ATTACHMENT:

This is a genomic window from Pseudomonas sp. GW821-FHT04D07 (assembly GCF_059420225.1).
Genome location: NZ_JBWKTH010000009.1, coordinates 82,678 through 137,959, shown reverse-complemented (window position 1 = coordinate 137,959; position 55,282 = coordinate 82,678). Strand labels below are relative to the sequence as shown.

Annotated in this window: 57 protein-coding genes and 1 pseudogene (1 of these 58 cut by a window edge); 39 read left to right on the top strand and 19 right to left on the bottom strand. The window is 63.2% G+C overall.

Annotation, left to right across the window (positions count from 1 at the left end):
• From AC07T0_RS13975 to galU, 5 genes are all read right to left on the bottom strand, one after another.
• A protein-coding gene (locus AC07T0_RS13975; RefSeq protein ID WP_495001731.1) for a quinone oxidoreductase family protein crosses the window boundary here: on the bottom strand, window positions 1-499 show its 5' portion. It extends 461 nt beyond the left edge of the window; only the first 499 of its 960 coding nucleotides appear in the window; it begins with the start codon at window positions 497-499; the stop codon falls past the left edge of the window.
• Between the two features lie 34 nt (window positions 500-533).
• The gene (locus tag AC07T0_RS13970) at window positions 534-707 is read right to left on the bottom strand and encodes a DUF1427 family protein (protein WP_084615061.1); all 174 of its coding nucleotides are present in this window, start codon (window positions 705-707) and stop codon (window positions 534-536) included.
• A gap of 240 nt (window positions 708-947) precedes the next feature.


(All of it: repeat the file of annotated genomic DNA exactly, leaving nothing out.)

This is a genomic window from Pseudomonas sp. GW821-FHT04D07 (assembly GCF_059420225.1).
Genome location: NZ_JBWKTH010000009.1, coordinates 82,678 through 137,959, shown reverse-complemented (window position 1 = coordinate 137,959; position 55,282 = coordinate 82,678). Strand labels below are relative to the sequence as shown.

Annotated in this window: 57 protein-coding genes and 1 pseudogene (1 of these 58 cut by a window edge); 39 read left to right on the top strand and 19 right to left on the bottom strand. The window is 63.2% G+C overall.

Annotation, left to right across the window (positions count from 1 at the left end):
• From AC07T0_RS13975 to galU, 5 genes are all read right to left on the bottom strand, one after another.
• A protein-coding gene (locus AC07T0_RS13975; RefSeq protein ID WP_495001731.1) for a quinone oxidoreductase family protein crosses the window boundary here: on the bottom strand, window positions 1-499 show its 5' portion. It extends 461 nt beyond the left edge of the window; only the first 499 of its 960 coding nucleotides appear in the window; it begins with the start codon at window positions 497-499; the stop codon falls past the left edge of the window.
• Between the two features lie 34 nt (window positions 500-533).
• The gene (locus tag AC07T0_RS13970) at window positions 534-707 is read right to left on the bottom strand and encodes a DUF1427 family protein (protein WP_084615061.1); all 174 of its coding nucleotides are present in this window, start codon (window positions 705-707) and stop codon (window positions 534-536) included.
• A gap of 240 nt (window positions 708-947) precedes the next feature.